The iPhone 7 Plus also looks dated next to the S8 Plus (at least the front). We chalk that up to Samsung’s heavy bezel-trimming.
But the iPhone 7 Plus may be more durable. The S8 Plus is wrapped in glass on both sides, making it slippery — a single drop could be disastrous. Thankfully, both are stand up to water exposure. The
The iPhone 7 Plus may be a tad more durable than the S8 Plus, but nothing beats a futuristic design, and a great display. The S8 Plus takes the cake here.
Winner: Samsung Galaxy S8 Plus
Samsung has been hard at work, making improvements and additions to its software suite to help overcome Apple’s iOS powerhouse. The Galaxy S8 Plus will come equipped with a new artificially intelligent companion called Bixby, who promises to revolutionize the way you interact with your smartphone and your everyday tech.
Anything you can perform by touch, you can ask Bixby to do — though you’ll need to use Samsung’s Bixby-supported apps. Bixby can also set reminders based on location and time; recognize objects via the camera app; and offer personalized information based on your where you are and what you typically do at a certain time of day.
The S8 Plus runs Android 7.0 Nougat with Samsung’s TouchWiz skin, while the iPhone 7 Plus runs iOS 10. Apple’s operating system will certainly be more optimized for performance, but that doesn’t mean the S8 Plus will offer a poor software experience. Bixby could end up being more useful than Siri, and you may find some Android specific features to be better than iOS, such as notifications.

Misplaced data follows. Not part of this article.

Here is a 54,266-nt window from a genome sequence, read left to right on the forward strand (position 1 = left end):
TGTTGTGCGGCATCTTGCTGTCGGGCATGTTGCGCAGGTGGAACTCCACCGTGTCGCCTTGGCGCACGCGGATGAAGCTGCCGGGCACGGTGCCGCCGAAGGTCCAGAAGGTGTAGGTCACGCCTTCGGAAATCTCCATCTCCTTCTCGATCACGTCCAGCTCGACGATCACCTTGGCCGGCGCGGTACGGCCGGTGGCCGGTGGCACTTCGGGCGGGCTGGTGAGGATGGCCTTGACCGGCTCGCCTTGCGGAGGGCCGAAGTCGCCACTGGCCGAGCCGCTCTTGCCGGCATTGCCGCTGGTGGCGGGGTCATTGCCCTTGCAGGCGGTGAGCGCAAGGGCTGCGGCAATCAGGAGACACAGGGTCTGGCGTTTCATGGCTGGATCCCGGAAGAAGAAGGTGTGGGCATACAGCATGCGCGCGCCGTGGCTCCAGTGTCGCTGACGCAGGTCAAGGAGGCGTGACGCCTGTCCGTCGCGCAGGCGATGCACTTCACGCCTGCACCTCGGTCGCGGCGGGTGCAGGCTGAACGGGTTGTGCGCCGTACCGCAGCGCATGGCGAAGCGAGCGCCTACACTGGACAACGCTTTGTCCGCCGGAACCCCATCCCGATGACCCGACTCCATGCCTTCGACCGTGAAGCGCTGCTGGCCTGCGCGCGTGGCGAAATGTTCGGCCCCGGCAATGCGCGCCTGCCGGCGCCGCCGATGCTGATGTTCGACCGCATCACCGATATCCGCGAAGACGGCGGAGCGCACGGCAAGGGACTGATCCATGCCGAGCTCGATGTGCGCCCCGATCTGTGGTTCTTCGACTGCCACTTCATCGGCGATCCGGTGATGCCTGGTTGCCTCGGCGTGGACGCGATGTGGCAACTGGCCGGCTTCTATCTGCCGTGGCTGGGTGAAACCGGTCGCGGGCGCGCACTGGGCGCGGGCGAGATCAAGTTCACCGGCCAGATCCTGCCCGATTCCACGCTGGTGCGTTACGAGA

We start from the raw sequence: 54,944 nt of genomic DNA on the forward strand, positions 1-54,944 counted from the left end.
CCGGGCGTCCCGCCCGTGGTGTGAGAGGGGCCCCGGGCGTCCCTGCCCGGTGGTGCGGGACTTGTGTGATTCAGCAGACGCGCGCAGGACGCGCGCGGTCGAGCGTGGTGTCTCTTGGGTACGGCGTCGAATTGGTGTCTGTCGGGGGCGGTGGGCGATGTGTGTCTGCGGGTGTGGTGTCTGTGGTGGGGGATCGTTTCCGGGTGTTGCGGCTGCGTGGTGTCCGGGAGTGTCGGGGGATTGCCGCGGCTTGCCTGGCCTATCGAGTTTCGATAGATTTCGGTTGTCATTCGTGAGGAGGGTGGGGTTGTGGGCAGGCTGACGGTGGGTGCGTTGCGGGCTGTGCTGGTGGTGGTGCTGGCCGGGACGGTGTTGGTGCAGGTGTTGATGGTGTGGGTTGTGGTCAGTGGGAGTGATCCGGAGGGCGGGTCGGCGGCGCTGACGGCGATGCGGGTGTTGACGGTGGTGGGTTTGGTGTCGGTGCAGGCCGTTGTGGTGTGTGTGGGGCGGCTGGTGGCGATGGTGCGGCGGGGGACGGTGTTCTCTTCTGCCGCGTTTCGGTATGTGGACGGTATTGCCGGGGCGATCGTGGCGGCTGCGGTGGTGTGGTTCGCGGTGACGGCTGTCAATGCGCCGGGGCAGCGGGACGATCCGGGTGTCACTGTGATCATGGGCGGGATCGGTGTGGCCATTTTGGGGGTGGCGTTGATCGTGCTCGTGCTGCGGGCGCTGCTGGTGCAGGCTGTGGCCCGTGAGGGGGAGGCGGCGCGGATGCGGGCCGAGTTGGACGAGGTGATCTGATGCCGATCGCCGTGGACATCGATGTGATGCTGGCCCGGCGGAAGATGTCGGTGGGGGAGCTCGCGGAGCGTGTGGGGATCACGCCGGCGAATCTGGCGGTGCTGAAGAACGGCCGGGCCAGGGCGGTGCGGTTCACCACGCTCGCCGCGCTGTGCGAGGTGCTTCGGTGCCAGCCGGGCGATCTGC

We’ll have to compare the user experience on the S8 Plus before we can claim a winner.
Both of these phones sport best-in-class cameras. We lauded the iPhone 7 Plus’ dual 12-megapixel rear cameras, and we’ll laud them today; the 56-mm telephoto lens offers the best optical and digital zoom that you’ll find on a smartphone camera. The tap-zoom features work incredibly well, and no one else offers a better Portrait Mode than Apple. The 7-megapixel selfie camera on the front does its job admirably, though it pales in comparison to the cameras on the back.